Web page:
Therefore, according to Locke, civic discourse is communication for the purpose of objectively enhancing understanding matters of shared or public concern, which differs from the purpose of philosophical discourse in its search for meaning in the physical world and the human experience. Still, it would be fair to argue that individuals find meaning through both forms.
Adding an extra layer of complexity to these already blurry distinctions, the civic engagement scholar Peter Levine ( 2007 ) defines civic discourse as a behavior that expresses a point of view with the ultimate purpose of influencing the state, although, as he points out, it is certainly possible to express one's views without want of shifting policy or law. Aristotle might have disagreed. For Aristotle such a description is rightfully reserved for rhetoric, which he defined as “the faculty of observing in any given case the available means of persuasion” ( 2007, 7
To be sure, the public nature of civic discourse—its focus on disinterested descriptions of matters of shared or public concern—places it at odds with other forms of communication, be they philosophical (concerned primarily with making meaning) or rhetorical (concerned primarily with persuasion). Regardless of these differing purposes, many find the act of public expression to be of intrinsic value. In other words, simply discussing public matters, for the sake of such discussion, surely and certainly counts as civic discourse, as long as the primary focus remains understanding rather than a search for deeper meaning or the changing of hearts and minds.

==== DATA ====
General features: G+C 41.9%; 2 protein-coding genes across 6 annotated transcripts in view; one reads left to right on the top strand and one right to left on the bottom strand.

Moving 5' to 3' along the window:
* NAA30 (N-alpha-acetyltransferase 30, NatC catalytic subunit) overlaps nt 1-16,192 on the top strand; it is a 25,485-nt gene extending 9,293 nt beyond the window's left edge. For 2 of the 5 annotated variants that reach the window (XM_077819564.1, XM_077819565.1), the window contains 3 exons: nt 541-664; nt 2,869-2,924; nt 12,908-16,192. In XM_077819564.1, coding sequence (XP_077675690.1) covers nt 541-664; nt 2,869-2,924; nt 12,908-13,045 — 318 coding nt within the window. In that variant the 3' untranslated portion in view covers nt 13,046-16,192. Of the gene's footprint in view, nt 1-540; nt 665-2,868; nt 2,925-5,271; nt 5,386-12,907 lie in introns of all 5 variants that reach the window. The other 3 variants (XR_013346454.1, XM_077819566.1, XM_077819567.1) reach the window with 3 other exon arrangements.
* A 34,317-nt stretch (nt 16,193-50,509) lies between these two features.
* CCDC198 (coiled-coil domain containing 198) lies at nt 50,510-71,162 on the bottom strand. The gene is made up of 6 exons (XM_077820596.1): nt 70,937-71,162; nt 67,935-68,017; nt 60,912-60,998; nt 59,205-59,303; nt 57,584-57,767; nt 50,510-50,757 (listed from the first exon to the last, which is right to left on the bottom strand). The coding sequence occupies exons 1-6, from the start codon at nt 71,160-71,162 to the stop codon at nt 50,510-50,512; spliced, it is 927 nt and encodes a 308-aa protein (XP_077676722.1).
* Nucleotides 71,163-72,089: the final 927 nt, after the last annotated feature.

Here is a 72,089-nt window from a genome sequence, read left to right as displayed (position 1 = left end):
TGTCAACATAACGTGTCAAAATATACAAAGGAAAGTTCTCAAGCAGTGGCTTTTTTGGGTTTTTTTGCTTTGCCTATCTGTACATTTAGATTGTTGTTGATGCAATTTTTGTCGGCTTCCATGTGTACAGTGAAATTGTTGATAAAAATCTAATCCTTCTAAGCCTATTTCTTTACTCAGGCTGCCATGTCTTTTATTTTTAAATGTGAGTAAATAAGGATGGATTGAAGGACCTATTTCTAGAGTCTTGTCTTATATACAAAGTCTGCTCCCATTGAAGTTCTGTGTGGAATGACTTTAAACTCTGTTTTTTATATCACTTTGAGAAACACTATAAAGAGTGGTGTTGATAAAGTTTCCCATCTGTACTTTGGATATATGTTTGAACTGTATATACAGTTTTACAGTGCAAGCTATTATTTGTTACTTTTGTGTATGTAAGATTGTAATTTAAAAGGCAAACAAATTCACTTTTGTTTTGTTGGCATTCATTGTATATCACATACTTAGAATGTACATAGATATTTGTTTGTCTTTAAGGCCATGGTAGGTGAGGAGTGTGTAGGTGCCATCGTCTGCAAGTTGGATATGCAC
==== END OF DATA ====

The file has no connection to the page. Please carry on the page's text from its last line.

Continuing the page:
If civic discourse as a distinct type of communication embodies the purpose of objectively enhancing understanding around matters of shared or public concern, then many activities may be said to qualify. Common examples might include conversing with family at the dinner table, submitting a letter to the editor of a newspaper, calling in to a television or radio talk show, sharing an article or even a meme through social media, emailing or calling a member of Congress, or chatting with a stranger while waiting in line at the post office. What matters in all of these examples is that the communication is concerned primarily with the common good, although persuasive devices are likely to emerge, whether intentionally or not.